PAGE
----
# How to Calculate Cook’s Distance in Python

Cook’s distance is used to identify influential observations in a regression model.

The formula for Cook’s distance is:

Di = (ri2 / p*MSE) * (hii / (1-hii)2)

where:

• ri is the ith residual
• is the number of coefficients in the regression model
• MSE is the mean squared error
• hii is the ith leverage value

Essentially Cook’s distance measures how much all of the fitted values in the model change when the ith observation is deleted.

The larger the value for Cook’s distance, the more influential a given observation.

A general rule of thumb is that any observation with a Cook’s distance greater than 4/n (where n = total observations) is considered to be highly influential.

This tutorial provides a step-by-step example of how to calculate Cook’s distance for a given regression model in Python.

### Step 1: Enter the Data

First, we’ll create a small dataset to work with in Python:

```import pandas as pd

#create dataset
df = pd.DataFrame({'x': [8, 12, 12, 13, 14, 16, 17, 22, 24, 26, 29, 30],
'y': [41, 42, 39, 37, 35, 39, 45, 46, 39, 49, 55, 57]})
```

### Step 2: Fit the Regression Model

Next, we’ll fit a simple linear regression model:

```import statsmodels.api as sm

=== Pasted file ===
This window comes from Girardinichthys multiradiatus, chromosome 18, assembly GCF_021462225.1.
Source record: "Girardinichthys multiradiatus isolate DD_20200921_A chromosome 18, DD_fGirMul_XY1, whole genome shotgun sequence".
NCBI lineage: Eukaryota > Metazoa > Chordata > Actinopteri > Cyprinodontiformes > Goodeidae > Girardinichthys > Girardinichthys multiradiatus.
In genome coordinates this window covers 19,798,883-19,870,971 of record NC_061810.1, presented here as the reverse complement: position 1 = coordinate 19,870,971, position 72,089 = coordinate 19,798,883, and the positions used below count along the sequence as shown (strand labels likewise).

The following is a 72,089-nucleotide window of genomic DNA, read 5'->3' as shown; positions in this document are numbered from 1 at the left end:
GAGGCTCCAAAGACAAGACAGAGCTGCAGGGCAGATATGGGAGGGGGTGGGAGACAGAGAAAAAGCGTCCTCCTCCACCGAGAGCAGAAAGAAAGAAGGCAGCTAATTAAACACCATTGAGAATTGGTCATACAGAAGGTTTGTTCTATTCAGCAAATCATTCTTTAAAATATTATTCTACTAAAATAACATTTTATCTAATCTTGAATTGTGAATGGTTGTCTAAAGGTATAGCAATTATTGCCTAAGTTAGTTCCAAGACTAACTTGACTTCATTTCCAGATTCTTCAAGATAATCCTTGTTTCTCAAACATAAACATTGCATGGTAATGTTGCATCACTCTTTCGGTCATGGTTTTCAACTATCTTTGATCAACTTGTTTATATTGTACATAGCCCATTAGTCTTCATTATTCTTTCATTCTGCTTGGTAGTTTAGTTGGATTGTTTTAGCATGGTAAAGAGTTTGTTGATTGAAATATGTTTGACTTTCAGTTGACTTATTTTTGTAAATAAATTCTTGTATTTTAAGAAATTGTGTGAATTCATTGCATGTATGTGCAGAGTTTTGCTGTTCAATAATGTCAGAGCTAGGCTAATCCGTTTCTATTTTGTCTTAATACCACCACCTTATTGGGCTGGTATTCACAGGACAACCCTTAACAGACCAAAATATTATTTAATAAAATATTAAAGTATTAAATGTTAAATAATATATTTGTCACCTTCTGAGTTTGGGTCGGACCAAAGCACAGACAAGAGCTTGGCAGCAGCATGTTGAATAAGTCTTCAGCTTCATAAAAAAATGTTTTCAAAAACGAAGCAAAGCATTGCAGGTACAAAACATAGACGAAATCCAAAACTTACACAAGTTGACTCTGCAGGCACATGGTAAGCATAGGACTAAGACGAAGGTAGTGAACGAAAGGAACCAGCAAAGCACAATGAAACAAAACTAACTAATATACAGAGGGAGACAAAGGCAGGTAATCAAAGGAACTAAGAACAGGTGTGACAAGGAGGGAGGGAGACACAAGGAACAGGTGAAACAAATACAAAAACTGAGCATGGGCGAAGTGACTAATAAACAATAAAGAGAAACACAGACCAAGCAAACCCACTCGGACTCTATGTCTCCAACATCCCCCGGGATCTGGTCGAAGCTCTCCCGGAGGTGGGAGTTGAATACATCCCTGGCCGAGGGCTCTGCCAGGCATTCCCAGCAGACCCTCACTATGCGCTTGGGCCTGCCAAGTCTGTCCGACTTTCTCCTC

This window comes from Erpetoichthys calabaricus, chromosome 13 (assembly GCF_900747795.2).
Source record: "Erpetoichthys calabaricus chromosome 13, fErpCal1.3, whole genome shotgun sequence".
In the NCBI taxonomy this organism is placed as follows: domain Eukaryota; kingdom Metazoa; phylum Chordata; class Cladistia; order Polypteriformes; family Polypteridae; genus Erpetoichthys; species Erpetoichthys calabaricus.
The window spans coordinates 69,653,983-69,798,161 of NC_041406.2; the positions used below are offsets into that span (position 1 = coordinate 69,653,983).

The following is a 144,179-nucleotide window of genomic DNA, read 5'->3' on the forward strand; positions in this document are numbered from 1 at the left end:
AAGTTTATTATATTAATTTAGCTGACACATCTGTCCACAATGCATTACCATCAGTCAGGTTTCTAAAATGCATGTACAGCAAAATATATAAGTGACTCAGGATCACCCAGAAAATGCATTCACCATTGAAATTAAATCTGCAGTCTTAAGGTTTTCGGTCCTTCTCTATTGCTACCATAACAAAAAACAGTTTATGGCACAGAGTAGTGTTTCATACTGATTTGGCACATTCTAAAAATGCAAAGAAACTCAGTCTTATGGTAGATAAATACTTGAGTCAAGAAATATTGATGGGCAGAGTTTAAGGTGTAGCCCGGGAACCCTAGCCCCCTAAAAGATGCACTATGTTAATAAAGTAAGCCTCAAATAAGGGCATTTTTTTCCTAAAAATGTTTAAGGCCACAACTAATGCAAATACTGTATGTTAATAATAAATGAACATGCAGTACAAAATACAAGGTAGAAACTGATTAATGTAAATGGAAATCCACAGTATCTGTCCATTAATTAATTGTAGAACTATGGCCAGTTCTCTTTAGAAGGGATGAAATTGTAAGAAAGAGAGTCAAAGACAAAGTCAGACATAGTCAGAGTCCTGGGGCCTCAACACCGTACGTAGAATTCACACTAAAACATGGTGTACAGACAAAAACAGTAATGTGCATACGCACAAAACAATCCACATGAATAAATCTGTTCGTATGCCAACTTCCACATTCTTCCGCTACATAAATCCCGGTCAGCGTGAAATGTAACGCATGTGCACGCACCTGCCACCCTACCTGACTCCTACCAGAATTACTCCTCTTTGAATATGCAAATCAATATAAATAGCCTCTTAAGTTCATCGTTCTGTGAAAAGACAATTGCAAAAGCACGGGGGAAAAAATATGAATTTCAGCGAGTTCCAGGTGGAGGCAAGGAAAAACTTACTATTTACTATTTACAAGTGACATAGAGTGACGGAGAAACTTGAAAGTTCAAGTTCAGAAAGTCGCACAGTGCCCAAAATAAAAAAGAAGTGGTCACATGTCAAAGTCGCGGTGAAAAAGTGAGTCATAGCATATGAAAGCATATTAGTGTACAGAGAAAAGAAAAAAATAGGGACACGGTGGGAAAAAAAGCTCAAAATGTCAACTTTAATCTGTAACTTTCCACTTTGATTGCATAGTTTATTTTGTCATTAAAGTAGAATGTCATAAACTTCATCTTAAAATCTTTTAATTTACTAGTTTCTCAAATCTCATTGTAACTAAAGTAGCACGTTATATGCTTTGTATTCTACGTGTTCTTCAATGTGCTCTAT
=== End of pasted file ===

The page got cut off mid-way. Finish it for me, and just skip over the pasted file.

#define response variable
y = df['y']

#define explanatory variable
x = df['x']

#fit linear regression model
model = sm.OLS(y, x).fit() ```

### Step 3: Calculate Cook’s Distance

Next, we’ll calculate Cook’s distance for each observation in the model:

```#suppress scientific notation
import numpy as np
np.set_printoptions(suppress=True)

#create instance of influence
influence = model.get_influence()

#obtain Cook's distance for each observation
cooks = influence.cooks_distance

#display Cook's distances
print(cooks)

(array([0.368, 0.061, 0.001, 0.028, 0.105, 0.022, 0.017, 0.   , 0.343,
0.   , 0.15 , 0.349]),
array([0.701, 0.941, 0.999, 0.973, 0.901, 0.979, 0.983, 1.   , 0.718,
1.   , 0.863, 0.713]))
```

By default, the cooks_distance() function displays an array of values for Cook’s distance for each observation followed by an array of corresponding p-values.

For example:

• Cook’s distance for observation #1: .368 (p-value: .701)
• Cook’s distance for observation #2: .061 (p-value: .941)
• Cook’s distance for observation #3: .001 (p-value: .999)

And so on.

### Step 4: Visualize Cook’s Distances

Lastly, we can create a scatterplot to visualize the values for the predictor variable vs. Cook’s distance for each observation:

```import matplotlib.pyplot as plt

plt.scatter(df.x, cooks)
plt.xlabel('x')
plt.ylabel('Cooks Distance')
plt.show()``` ### Closing Thoughts

It’s important to note that Cook’s Distance should be used as a way to identify potentially influential observations. Just because an observation is influential doesn’t necessarily mean that it should be deleted from the dataset.

First, you should verify that the observation isn’t a result of a data entry error or some other odd occurrence. If it turns out to be a legit value, you can then decide if it’s appropriate to delete it, leave it be, or simply replace it with an alternative value like the median.